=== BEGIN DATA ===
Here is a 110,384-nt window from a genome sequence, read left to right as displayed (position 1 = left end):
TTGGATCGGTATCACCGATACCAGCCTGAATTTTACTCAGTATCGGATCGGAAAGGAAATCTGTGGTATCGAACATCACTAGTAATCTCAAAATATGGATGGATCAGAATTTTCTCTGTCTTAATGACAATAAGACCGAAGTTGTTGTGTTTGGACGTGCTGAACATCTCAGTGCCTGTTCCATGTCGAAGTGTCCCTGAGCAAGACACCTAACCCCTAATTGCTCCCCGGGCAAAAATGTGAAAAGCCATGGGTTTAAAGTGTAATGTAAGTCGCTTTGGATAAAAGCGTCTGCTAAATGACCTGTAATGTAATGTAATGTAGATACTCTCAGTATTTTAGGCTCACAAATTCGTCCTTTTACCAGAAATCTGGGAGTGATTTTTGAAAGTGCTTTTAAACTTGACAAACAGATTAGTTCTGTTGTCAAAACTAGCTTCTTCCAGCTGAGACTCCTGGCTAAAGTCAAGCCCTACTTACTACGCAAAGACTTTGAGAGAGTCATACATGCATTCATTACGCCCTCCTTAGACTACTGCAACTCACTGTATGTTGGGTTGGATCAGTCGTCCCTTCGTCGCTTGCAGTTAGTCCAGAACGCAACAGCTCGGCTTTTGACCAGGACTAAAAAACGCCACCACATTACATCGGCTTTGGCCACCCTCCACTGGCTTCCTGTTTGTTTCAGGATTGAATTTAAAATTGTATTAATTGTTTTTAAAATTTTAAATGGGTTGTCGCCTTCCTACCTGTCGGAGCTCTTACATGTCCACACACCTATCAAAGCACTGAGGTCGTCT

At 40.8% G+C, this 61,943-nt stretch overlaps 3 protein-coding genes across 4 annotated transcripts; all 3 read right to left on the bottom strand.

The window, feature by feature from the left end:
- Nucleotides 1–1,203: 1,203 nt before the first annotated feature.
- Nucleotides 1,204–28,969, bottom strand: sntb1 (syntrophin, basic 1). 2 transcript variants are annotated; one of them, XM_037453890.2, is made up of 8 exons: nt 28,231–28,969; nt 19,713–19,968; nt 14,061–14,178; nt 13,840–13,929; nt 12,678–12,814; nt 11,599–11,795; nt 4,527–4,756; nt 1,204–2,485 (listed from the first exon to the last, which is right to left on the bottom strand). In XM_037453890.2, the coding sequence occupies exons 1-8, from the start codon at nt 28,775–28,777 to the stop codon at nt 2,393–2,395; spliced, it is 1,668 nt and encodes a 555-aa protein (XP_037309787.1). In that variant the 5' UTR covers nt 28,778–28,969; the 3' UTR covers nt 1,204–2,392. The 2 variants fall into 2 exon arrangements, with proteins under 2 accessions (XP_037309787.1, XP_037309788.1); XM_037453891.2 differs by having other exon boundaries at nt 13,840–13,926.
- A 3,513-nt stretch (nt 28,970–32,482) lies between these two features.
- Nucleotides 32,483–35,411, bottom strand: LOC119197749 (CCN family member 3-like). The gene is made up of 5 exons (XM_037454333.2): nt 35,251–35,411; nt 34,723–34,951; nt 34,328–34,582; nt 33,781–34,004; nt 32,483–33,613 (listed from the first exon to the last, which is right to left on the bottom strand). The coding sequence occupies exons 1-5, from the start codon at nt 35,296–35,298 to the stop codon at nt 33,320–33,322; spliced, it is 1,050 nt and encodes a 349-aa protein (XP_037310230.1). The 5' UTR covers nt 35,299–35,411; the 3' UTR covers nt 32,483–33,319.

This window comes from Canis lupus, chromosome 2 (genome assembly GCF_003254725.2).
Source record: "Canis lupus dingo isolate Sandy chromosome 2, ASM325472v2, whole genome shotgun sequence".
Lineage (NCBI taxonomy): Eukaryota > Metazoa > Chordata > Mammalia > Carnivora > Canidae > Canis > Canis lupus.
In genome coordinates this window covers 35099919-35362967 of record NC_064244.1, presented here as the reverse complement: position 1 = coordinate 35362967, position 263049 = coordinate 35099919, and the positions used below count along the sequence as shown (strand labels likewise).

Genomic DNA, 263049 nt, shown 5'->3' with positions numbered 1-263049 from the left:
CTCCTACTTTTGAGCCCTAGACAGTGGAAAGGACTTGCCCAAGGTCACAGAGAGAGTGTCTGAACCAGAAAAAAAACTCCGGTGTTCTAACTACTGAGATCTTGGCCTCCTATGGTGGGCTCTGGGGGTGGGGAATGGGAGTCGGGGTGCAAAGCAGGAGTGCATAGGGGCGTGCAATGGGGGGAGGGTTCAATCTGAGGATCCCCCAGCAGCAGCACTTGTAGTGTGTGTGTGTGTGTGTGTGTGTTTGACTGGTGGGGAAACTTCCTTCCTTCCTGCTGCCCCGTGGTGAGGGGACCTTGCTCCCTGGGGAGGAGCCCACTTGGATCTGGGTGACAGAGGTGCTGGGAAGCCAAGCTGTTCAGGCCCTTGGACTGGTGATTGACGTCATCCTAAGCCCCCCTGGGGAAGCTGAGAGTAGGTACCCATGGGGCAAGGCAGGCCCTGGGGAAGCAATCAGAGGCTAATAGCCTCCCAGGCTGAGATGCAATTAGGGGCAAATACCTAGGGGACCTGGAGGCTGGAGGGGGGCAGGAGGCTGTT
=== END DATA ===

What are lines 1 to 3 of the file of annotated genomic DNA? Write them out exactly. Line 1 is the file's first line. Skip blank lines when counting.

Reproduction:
Here is a 110,384-nt window from a genome sequence, read left to right as displayed (position 1 = left end):
TTGGATCGGTATCACCGATACCAGCCTGAATTTTACTCAGTATCGGATCGGAAAGGAAATCTGTGGTATCGAACATCACTAGTAATCTCAAAATATGGATGGATCAGAATTTTCTCTGTCTTAATGACAATAAGACCGAAGTTGTTGTGTTTGGACGTGCTGAACATCTCAGTGCCTGTTCCATGTCGAAGTGTCCCTGAGCAAGACACCTAACCCCTAATTGCTCCCCGGGCAAAAATGTGAAAAGCCATGGGTTTAAAGTGTAATGTAAGTCGCTTTGGATAAAAGCGTCTGCTAAATGACCTGTAATGTAATGTAATGTAGATACTCTCAGTATTTTAGGCTCACAAATTCGTCCTTTTACCAGAAATCTGGGAGTGATTTTTGAAAGTGCTTTTAAACTTGACAAACAGATTAGTTCTGTTGTCAAAACTAGCTTCTTCCAGCTGAGACTCCTGGCTAAAGTCAAGCCCTACTTACTACGCAAAGACTTTGAGAGAGTCATACATGCATTCATTACGCCCTCCTTAGACTACTGCAACTCACTGTATGTTGGGTTGGATCAGTCGTCCCTTCGTCGCTTGCAGTTAGTCCAGAACGCAACAGCTCGGCTTTTGACCAGGACTAAAAAACGCCACCACATTACATCGGCTTTGGCCACCCTCCACTGGCTTCCTGTTTGTTTCAGGATTGAATTTAAAATTGTATTAATTGTTTTTAAAATTTTAAATGGGTTGTCGCCTTCCTACCTGTCGGAGCTCTTACATGTCCACACACCTATCAAAGCACTGAGGTCGTCT

At 40.8% G+C, this 61,943-nt stretch overlaps 3 protein-coding genes across 4 annotated transcripts; all 3 read right to left on the bottom strand.